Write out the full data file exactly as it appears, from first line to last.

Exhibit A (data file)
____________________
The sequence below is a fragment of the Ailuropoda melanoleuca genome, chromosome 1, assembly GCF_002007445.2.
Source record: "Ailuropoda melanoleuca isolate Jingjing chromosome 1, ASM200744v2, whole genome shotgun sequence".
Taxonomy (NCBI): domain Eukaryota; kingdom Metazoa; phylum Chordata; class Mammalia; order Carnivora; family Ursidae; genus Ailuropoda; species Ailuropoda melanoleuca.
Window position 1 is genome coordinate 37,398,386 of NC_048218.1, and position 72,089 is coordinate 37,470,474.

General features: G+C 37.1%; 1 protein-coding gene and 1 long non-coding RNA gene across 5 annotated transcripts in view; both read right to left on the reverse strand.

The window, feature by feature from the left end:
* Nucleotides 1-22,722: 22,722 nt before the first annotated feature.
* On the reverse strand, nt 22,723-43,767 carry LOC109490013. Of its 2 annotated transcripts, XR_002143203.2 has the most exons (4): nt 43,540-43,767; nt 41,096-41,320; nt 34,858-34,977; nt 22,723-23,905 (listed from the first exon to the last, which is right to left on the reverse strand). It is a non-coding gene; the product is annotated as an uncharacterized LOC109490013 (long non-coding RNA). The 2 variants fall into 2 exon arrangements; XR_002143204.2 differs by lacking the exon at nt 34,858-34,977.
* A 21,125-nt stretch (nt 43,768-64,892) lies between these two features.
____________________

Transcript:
The sequence below is a fragment of the Ailuropoda melanoleuca genome, chromosome 1, assembly GCF_002007445.2.
Source record: "Ailuropoda melanoleuca isolate Jingjing chromosome 1, ASM200744v2, whole genome shotgun sequence".
Taxonomy (NCBI): domain Eukaryota; kingdom Metazoa; phylum Chordata; class Mammalia; order Carnivora; family Ursidae; genus Ailuropoda; species Ailuropoda melanoleuca.
Window position 1 is genome coordinate 37,398,386 of NC_048218.1, and position 72,089 is coordinate 37,470,474.

General features: G+C 37.1%; 1 protein-coding gene and 1 long non-coding RNA gene across 5 annotated transcripts in view; both read right to left on the reverse strand.

The window, feature by feature from the left end:
* Nucleotides 1-22,722: 22,722 nt before the first annotated feature.
* On the reverse strand, nt 22,723-43,767 carry LOC109490013. Of its 2 annotated transcripts, XR_002143203.2 has the most exons (4): nt 43,540-43,767; nt 41,096-41,320; nt 34,858-34,977; nt 22,723-23,905 (listed from the first exon to the last, which is right to left on the reverse strand). It is a non-coding gene; the product is annotated as an uncharacterized LOC109490013 (long non-coding RNA). The 2 variants fall into 2 exon arrangements; XR_002143204.2 differs by lacking the exon at nt 34,858-34,977.
* A 21,125-nt stretch (nt 43,768-64,892) lies between these two features.